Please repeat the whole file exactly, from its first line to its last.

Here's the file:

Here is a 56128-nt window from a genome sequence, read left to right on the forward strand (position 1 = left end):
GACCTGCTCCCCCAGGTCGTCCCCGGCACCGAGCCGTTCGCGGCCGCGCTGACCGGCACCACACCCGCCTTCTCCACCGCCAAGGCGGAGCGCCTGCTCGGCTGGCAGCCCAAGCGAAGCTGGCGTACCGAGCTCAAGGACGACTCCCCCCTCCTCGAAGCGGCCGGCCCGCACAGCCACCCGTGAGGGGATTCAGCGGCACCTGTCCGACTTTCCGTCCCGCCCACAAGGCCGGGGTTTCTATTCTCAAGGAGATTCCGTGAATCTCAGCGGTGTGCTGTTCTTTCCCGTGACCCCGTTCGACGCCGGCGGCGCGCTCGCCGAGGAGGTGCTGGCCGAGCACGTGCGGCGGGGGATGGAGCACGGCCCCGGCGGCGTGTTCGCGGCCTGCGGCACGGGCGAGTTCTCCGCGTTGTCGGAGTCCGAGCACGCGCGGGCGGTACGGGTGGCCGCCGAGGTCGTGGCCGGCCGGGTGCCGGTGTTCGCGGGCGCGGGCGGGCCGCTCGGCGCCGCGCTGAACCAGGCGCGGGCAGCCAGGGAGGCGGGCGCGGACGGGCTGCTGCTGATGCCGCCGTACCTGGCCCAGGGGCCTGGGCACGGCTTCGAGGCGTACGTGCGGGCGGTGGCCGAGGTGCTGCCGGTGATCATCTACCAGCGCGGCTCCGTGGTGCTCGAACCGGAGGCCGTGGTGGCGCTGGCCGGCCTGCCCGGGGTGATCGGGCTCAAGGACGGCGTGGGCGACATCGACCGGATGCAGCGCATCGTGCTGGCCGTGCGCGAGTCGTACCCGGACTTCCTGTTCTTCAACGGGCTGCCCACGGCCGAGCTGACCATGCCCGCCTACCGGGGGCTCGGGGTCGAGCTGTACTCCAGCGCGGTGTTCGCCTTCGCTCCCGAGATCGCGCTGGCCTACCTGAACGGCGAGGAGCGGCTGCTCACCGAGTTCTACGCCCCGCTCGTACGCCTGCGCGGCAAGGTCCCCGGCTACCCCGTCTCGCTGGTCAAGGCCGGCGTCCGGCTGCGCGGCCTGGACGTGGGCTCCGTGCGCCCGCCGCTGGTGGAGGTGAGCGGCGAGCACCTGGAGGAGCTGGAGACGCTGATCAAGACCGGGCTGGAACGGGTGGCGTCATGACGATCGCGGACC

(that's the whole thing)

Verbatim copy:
Here is a 56128-nt window from a genome sequence, read left to right on the forward strand (position 1 = left end):
GACCTGCTCCCCCAGGTCGTCCCCGGCACCGAGCCGTTCGCGGCCGCGCTGACCGGCACCACACCCGCCTTCTCCACCGCCAAGGCGGAGCGCCTGCTCGGCTGGCAGCCCAAGCGAAGCTGGCGTACCGAGCTCAAGGACGACTCCCCCCTCCTCGAAGCGGCCGGCCCGCACAGCCACCCGTGAGGGGATTCAGCGGCACCTGTCCGACTTTCCGTCCCGCCCACAAGGCCGGGGTTTCTATTCTCAAGGAGATTCCGTGAATCTCAGCGGTGTGCTGTTCTTTCCCGTGACCCCGTTCGACGCCGGCGGCGCGCTCGCCGAGGAGGTGCTGGCCGAGCACGTGCGGCGGGGGATGGAGCACGGCCCCGGCGGCGTGTTCGCGGCCTGCGGCACGGGCGAGTTCTCCGCGTTGTCGGAGTCCGAGCACGCGCGGGCGGTACGGGTGGCCGCCGAGGTCGTGGCCGGCCGGGTGCCGGTGTTCGCGGGCGCGGGCGGGCCGCTCGGCGCCGCGCTGAACCAGGCGCGGGCAGCCAGGGAGGCGGGCGCGGACGGGCTGCTGCTGATGCCGCCGTACCTGGCCCAGGGGCCTGGGCACGGCTTCGAGGCGTACGTGCGGGCGGTGGCCGAGGTGCTGCCGGTGATCATCTACCAGCGCGGCTCCGTGGTGCTCGAACCGGAGGCCGTGGTGGCGCTGGCCGGCCTGCCCGGGGTGATCGGGCTCAAGGACGGCGTGGGCGACATCGACCGGATGCAGCGCATCGTGCTGGCCGTGCGCGAGTCGTACCCGGACTTCCTGTTCTTCAACGGGCTGCCCACGGCCGAGCTGACCATGCCCGCCTACCGGGGGCTCGGGGTCGAGCTGTACTCCAGCGCGGTGTTCGCCTTCGCTCCCGAGATCGCGCTGGCCTACCTGAACGGCGAGGAGCGGCTGCTCACCGAGTTCTACGCCCCGCTCGTACGCCTGCGCGGCAAGGTCCCCGGCTACCCCGTCTCGCTGGTCAAGGCCGGCGTCCGGCTGCGCGGCCTGGACGTGGGCTCCGTGCGCCCGCCGCTGGTGGAGGTGAGCGGCGAGCACCTGGAGGAGCTGGAGACGCTGATCAAGACCGGGCTGGAACGGGTGGCGTCATGACGATCGCGGACC